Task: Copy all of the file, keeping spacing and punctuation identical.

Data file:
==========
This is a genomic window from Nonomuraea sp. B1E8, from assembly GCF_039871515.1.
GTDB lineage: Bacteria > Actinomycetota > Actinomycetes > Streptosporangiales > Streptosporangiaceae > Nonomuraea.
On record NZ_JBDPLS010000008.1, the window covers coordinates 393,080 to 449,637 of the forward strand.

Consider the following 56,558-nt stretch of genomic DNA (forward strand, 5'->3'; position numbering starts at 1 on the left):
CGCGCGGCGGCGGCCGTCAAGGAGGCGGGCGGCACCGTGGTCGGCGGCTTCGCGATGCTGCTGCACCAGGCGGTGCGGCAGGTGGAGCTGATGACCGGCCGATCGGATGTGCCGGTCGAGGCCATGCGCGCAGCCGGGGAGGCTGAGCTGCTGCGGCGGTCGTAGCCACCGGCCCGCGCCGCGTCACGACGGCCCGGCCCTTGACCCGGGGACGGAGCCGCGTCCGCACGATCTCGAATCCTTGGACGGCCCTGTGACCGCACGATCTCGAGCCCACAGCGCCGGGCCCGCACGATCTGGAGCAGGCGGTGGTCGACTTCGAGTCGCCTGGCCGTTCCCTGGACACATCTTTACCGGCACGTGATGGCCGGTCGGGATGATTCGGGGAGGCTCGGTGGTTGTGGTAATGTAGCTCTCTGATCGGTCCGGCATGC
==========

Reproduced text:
This is a genomic window from Nonomuraea sp. B1E8, from assembly GCF_039871515.1.
GTDB lineage: Bacteria > Actinomycetota > Actinomycetes > Streptosporangiales > Streptosporangiaceae > Nonomuraea.
On record NZ_JBDPLS010000008.1, the window covers coordinates 393,080 to 449,637 of the forward strand.

Consider the following 56,558-nt stretch of genomic DNA (forward strand, 5'->3'; position numbering starts at 1 on the left):
CGCGCGGCGGCGGCCGTCAAGGAGGCGGGCGGCACCGTGGTCGGCGGCTTCGCGATGCTGCTGCACCAGGCGGTGCGGCAGGTGGAGCTGATGACCGGCCGATCGGATGTGCCGGTCGAGGCCATGCGCGCAGCCGGGGAGGCTGAGCTGCTGCGGCGGTCGTAGCCACCGGCCCGCGCCGCGTCACGACGGCCCGGCCCTTGACCCGGGGACGGAGCCGCGTCCGCACGATCTCGAATCCTTGGACGGCCCTGTGACCGCACGATCTCGAGCCCACAGCGCCGGGCCCGCACGATCTGGAGCAGGCGGTGGTCGACTTCGAGTCGCCTGGCCGTTCCCTGGACACATCTTTACCGGCACGTGATGGCCGGTCGGGATGATTCGGGGAGGCTCGGTGGTTGTGGTAATGTAGCTCTCTGATCGGTCCGGCATGC